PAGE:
Faiths on Display: Tourism and Ritual in Rural China
Dixi is a type of local masked performance enjoyed by tourists visiting Guizhou. To them and officialdom it is a sort of living fossil surviving from a primitive era. To locals who perform Dixi, it is a ritual dance invoking ancestral blessings of Han settlers in Ming times. Their ritual performances mark them as “tunpu people” enacting their role as national subjects while serving as sites of negotiation with the unpredictable powers of the state and of the growing tourism industry. While tourism has unquestionably transformed Dixi, it has not necessarily diminished its ritual efficacy nor dislodged its central role in tunpu identity.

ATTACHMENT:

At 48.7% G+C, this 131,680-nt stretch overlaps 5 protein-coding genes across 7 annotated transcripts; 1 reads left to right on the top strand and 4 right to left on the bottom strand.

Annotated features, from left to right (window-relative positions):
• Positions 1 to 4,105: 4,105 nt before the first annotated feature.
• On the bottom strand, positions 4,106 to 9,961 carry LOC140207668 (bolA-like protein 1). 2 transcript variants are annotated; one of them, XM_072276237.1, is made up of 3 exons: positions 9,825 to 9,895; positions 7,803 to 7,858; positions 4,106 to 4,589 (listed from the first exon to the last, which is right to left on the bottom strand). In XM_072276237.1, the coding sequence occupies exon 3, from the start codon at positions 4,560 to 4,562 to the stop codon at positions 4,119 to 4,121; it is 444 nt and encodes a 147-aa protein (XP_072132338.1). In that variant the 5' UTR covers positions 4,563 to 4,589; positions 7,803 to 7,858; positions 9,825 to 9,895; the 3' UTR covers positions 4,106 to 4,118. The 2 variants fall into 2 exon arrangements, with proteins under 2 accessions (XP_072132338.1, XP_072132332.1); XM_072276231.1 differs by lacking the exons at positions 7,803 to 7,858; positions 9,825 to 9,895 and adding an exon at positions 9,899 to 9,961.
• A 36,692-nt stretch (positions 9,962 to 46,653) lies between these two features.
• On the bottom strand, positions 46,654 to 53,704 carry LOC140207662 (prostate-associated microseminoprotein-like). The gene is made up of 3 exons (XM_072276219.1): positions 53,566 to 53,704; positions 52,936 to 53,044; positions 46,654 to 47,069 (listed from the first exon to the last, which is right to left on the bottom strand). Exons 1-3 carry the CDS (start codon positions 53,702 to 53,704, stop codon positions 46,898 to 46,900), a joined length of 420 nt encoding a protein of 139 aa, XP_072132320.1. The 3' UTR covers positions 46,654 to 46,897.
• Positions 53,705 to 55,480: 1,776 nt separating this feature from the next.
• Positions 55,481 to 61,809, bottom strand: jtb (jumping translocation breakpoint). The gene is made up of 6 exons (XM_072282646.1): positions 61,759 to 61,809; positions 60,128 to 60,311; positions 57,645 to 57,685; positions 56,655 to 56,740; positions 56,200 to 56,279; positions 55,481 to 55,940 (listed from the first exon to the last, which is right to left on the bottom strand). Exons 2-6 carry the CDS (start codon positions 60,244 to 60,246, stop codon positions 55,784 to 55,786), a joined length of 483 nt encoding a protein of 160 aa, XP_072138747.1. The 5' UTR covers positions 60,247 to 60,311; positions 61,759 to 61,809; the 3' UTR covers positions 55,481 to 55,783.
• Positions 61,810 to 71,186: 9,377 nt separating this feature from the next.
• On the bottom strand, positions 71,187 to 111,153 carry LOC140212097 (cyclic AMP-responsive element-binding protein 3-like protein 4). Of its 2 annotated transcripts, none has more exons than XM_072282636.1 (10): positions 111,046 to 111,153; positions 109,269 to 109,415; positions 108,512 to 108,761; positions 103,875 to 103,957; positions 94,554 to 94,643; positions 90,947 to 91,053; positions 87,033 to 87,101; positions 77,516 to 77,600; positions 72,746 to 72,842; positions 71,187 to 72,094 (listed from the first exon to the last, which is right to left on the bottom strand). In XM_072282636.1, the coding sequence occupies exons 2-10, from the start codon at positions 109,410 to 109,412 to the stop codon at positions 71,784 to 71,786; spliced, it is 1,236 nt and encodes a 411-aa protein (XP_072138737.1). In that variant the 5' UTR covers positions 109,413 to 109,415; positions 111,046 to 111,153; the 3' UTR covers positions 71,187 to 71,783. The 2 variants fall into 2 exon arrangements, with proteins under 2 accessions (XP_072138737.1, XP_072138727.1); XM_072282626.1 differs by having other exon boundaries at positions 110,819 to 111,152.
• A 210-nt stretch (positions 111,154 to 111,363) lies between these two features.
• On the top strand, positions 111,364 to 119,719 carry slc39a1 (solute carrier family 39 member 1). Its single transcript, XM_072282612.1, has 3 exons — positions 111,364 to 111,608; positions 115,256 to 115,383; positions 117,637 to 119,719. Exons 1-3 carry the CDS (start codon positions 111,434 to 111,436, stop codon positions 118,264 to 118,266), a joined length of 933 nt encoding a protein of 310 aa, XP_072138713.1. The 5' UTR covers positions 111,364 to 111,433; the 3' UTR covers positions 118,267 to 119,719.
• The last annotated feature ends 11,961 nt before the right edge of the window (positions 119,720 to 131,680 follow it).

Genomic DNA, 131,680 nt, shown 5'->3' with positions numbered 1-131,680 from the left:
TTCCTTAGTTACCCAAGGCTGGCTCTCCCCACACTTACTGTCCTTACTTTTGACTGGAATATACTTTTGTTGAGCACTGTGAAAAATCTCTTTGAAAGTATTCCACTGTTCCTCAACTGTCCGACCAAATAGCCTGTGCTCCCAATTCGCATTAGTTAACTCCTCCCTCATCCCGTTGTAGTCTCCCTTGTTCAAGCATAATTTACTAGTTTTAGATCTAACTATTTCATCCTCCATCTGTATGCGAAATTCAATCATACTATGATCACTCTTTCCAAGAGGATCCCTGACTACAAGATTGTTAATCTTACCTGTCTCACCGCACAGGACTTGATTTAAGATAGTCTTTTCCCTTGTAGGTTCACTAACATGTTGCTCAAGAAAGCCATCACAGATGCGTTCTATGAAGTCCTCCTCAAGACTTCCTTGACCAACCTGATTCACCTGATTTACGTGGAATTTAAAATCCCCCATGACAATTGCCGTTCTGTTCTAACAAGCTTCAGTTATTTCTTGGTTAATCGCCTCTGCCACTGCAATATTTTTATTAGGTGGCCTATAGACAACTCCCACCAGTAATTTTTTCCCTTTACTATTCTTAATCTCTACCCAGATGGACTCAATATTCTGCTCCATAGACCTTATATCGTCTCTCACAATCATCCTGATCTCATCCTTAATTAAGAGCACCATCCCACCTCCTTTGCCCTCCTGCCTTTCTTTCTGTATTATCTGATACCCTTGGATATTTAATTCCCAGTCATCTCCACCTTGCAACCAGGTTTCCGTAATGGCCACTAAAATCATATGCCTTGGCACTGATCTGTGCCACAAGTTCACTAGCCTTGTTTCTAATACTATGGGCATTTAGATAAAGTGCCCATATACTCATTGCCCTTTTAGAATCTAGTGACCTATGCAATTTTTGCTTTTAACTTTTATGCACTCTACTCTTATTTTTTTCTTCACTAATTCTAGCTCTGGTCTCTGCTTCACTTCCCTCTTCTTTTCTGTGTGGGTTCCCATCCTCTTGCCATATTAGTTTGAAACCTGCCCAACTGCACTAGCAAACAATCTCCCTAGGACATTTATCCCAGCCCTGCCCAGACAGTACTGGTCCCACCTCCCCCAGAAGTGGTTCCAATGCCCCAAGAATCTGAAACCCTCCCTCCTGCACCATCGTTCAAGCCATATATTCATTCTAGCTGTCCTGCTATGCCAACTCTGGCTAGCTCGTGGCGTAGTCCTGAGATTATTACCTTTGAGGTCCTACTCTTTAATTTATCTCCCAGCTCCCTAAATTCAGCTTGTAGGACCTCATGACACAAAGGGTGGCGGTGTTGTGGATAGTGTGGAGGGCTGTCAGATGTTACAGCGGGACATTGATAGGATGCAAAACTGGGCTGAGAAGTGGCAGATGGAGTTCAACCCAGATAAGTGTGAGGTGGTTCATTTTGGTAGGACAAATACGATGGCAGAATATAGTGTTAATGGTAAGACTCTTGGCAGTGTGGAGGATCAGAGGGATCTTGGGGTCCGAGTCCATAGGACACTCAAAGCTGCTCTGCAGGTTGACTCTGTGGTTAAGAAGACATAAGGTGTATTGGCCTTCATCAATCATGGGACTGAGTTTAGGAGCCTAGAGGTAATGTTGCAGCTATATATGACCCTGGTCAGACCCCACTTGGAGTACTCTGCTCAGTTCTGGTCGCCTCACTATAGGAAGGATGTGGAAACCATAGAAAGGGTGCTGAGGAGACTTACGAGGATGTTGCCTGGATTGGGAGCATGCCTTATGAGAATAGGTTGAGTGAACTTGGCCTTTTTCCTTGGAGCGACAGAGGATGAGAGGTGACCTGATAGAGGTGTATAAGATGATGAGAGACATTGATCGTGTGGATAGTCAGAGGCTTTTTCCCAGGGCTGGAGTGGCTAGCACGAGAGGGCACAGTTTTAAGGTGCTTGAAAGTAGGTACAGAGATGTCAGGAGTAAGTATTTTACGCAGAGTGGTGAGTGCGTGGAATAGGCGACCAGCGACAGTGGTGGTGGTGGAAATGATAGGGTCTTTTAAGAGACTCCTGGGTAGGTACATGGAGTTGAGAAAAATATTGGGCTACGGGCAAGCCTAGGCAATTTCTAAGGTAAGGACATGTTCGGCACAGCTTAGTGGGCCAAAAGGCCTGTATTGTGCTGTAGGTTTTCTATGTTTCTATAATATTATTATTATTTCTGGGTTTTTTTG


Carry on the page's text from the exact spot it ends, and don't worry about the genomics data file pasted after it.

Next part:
Tim Oakes is a cultural geographer at the University of Colorado at Boulder. He received his PhD from Washington University. Dr. Oakes has been working in rural Guizhou for over two decades and is currently a visiting professor at Guizhou Nationalities University. He is author of Tourism and Modernity in China (1998), and co-editor of several volumes, including Faiths on Display: Tourism, Religion, and the State in China (2010), and Vast Land of Borders: Regionality, Territorialization and the Development of the State in China (forthcoming). He is currently working on a monograph on heritage tourism in rural China.
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